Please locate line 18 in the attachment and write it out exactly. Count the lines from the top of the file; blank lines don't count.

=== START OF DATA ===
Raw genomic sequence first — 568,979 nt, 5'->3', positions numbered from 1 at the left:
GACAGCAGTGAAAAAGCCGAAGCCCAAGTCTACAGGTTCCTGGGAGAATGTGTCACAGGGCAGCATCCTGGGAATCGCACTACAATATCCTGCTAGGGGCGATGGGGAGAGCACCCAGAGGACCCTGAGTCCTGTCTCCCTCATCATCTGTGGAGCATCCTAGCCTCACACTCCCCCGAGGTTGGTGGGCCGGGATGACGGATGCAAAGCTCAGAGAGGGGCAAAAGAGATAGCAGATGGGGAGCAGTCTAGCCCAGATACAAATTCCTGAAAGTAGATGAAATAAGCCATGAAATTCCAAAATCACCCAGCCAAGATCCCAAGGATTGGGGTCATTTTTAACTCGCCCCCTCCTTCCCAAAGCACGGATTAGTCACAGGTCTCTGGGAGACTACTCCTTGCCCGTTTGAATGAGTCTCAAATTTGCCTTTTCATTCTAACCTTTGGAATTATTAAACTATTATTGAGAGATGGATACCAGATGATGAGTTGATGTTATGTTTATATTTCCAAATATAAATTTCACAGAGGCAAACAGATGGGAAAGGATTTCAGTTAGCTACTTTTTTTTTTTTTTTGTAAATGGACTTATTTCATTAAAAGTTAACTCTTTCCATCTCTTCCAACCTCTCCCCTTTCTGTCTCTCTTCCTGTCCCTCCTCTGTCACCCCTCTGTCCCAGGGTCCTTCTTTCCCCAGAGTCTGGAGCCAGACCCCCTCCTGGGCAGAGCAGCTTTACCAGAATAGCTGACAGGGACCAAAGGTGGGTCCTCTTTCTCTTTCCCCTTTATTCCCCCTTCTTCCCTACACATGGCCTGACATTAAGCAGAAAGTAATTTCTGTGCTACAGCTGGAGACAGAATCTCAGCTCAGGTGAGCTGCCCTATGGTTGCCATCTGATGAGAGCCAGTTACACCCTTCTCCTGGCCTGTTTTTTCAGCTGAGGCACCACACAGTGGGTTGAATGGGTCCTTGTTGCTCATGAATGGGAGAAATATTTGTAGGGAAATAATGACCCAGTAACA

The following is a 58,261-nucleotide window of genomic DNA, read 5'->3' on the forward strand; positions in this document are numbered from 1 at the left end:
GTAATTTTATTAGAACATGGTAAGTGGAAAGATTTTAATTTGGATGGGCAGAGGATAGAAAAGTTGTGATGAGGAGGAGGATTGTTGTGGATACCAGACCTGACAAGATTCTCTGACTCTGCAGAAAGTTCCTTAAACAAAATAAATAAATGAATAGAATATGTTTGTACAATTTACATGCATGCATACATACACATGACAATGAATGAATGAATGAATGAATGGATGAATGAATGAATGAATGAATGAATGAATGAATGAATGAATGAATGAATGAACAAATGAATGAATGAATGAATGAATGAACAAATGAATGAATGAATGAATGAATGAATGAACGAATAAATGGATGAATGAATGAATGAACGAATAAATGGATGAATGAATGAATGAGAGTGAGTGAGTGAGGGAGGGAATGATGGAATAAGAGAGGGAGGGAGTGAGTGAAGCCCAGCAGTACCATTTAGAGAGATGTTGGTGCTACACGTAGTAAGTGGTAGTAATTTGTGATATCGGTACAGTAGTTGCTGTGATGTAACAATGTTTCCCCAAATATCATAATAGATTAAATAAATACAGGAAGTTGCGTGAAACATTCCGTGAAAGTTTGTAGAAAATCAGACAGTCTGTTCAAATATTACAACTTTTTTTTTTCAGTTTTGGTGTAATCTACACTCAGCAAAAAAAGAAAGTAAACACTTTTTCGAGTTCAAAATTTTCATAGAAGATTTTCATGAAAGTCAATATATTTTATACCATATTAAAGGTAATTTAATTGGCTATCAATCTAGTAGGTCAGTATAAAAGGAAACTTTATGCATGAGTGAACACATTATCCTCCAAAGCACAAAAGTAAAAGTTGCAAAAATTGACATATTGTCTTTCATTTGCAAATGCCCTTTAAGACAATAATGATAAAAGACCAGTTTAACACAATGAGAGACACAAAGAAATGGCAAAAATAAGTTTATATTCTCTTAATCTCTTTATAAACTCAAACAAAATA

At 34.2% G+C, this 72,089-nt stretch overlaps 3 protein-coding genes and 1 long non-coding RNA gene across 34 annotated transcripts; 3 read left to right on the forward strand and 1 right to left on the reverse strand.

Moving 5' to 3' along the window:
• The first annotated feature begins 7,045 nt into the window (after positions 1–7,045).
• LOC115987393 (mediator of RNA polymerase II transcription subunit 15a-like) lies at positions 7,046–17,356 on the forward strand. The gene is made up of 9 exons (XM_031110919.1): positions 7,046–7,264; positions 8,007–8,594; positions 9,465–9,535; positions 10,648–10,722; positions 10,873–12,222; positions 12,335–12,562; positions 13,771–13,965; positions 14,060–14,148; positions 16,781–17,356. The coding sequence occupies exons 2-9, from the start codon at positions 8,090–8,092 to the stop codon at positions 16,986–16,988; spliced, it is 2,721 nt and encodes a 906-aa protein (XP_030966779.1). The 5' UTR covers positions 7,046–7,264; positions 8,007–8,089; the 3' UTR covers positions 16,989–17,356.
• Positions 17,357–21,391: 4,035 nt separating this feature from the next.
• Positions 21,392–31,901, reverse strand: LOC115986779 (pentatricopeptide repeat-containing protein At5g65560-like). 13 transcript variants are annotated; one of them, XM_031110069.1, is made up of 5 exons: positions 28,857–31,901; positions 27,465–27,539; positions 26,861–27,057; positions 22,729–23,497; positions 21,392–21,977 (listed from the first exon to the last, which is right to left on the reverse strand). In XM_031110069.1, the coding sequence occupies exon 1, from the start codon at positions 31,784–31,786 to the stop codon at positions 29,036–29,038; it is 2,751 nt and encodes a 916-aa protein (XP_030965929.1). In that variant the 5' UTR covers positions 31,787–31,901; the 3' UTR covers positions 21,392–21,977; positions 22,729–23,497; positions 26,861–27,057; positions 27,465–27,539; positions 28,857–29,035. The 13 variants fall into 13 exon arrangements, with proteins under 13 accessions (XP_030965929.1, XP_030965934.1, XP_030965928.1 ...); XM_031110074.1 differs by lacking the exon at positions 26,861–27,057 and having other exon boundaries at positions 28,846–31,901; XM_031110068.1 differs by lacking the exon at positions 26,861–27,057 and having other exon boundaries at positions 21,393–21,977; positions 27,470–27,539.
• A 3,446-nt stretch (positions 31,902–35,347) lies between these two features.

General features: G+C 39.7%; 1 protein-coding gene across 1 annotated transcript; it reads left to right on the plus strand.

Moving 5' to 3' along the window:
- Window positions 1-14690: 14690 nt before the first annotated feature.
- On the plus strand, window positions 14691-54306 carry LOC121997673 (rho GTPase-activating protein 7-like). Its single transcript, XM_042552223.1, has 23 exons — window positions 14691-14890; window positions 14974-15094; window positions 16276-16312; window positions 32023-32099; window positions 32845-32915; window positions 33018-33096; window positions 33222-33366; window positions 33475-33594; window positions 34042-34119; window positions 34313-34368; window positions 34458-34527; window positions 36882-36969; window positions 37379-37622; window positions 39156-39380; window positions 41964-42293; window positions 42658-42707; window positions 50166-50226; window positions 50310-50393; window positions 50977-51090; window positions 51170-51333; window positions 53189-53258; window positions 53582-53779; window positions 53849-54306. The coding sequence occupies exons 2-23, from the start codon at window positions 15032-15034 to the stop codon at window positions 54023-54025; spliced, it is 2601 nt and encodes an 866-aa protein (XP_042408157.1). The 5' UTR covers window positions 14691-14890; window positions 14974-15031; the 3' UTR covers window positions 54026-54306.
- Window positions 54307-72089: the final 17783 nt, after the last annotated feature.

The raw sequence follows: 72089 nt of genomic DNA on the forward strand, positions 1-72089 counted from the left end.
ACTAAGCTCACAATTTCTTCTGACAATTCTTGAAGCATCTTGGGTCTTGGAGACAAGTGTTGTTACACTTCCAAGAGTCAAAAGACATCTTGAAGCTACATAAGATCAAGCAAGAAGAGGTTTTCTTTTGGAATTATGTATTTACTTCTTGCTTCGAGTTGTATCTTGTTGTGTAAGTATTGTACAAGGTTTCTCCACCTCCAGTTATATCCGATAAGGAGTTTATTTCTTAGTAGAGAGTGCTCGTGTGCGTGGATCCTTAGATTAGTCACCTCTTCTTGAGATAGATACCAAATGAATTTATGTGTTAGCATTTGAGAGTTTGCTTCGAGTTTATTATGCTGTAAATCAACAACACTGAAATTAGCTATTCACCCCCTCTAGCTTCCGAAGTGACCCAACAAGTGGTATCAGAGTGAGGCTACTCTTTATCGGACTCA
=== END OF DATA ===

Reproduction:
ACTAAGCTCACAATTTCTTCTGACAATTCTTGAAGCATCTTGGGTCTTGGAGACAAGTGTTGTTACACTTCCAAGAGTCAAAAGACATCTTGAAGCTACATAAGATCAAGCAAGAAGAGGTTTTCTTTTGGAATTATGTATTTACTTCTTGCTTCGAGTTGTATCTTGTTGTGTAAGTATTGTACAAGGTTTCTCCACCTCCAGTTATATCCGATAAGGAGTTTATTTCTTAGTAGAGAGTGCTCGTGTGCGTGGATCCTTAGATTAGTCACCTCTTCTTGAGATAGATACCAAATGAATTTATGTGTTAGCATTTGAGAGTTTGCTTCGAGTTTATTATGCTGTAAATCAACAACACTGAAATTAGCTATTCACCCCCTCTAGCTTCCGAAGTGACCCAACAAGTGGTATCAGAGTGAGGCTACTCTTTATCGGACTCA